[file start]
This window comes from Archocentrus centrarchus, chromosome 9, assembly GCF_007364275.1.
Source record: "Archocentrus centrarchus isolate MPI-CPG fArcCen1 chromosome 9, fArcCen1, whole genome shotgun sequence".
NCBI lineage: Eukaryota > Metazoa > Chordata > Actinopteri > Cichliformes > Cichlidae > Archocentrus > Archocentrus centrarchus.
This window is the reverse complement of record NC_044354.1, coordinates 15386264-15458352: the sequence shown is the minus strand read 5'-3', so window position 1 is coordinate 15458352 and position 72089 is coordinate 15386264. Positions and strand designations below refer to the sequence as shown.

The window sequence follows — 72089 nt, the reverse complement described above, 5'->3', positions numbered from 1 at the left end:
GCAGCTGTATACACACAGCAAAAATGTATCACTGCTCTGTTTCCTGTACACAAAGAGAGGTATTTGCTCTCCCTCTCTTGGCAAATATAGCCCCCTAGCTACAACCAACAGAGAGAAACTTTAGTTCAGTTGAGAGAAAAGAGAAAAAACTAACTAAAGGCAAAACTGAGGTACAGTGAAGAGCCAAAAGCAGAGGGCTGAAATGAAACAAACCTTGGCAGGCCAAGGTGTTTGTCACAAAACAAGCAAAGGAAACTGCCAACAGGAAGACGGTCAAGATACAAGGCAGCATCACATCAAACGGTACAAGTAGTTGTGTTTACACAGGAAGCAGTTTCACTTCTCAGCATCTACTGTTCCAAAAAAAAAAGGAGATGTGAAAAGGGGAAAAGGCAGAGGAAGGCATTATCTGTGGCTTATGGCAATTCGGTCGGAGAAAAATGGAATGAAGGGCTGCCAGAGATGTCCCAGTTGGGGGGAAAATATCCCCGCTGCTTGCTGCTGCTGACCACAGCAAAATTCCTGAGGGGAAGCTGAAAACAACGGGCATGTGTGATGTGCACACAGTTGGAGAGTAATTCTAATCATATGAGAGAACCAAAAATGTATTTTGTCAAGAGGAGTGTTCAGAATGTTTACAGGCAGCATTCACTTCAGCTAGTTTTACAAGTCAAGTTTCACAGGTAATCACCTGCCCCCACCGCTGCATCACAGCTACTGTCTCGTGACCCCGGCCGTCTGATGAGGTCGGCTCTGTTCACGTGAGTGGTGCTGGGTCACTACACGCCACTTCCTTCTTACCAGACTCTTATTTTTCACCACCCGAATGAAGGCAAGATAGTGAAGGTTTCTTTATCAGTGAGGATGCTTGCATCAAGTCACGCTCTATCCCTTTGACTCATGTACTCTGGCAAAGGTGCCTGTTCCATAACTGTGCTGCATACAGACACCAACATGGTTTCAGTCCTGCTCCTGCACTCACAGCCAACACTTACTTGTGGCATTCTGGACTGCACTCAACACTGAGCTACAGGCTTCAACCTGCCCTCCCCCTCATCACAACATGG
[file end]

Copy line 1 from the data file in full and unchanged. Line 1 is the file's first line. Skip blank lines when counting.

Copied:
This window comes from Archocentrus centrarchus, chromosome 9, assembly GCF_007364275.1.